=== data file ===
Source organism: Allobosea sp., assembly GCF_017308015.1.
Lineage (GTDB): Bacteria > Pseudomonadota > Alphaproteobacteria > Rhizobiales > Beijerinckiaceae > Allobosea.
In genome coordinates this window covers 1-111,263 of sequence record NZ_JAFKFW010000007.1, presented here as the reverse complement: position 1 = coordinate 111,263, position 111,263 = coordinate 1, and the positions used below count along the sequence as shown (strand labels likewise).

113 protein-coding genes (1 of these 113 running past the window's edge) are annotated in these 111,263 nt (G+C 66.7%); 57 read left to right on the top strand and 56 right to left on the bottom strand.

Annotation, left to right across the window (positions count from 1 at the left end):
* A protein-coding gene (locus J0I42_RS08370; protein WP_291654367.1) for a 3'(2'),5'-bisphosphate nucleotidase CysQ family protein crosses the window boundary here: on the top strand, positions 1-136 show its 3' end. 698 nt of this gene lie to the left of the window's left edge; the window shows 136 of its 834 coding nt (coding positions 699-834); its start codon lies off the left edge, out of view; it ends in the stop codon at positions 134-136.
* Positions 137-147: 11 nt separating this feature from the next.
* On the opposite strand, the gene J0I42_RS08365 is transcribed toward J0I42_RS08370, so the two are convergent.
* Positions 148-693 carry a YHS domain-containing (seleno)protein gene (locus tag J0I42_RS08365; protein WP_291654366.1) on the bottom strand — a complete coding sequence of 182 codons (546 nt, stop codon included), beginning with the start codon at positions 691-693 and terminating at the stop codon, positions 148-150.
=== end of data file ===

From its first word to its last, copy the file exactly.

Source organism: Allobosea sp., assembly GCF_017308015.1.
Lineage (GTDB): Bacteria > Pseudomonadota > Alphaproteobacteria > Rhizobiales > Beijerinckiaceae > Allobosea.
In genome coordinates this window covers 1-111,263 of sequence record NZ_JAFKFW010000007.1, presented here as the reverse complement: position 1 = coordinate 111,263, position 111,263 = coordinate 1, and the positions used below count along the sequence as shown (strand labels likewise).

113 protein-coding genes (1 of these 113 running past the window's edge) are annotated in these 111,263 nt (G+C 66.7%); 57 read left to right on the top strand and 56 right to left on the bottom strand.

Annotation, left to right across the window (positions count from 1 at the left end):
* A protein-coding gene (locus J0I42_RS08370; protein WP_291654367.1) for a 3'(2'),5'-bisphosphate nucleotidase CysQ family protein crosses the window boundary here: on the top strand, positions 1-136 show its 3' end. 698 nt of this gene lie to the left of the window's left edge; the window shows 136 of its 834 coding nt (coding positions 699-834); its start codon lies off the left edge, out of view; it ends in the stop codon at positions 134-136.
* Positions 137-147: 11 nt separating this feature from the next.
* On the opposite strand, the gene J0I42_RS08365 is transcribed toward J0I42_RS08370, so the two are convergent.
* Positions 148-693 carry a YHS domain-containing (seleno)protein gene (locus tag J0I42_RS08365; protein WP_291654366.1) on the bottom strand — a complete coding sequence of 182 codons (546 nt, stop codon included), beginning with the start codon at positions 691-693 and terminating at the stop codon, positions 148-150.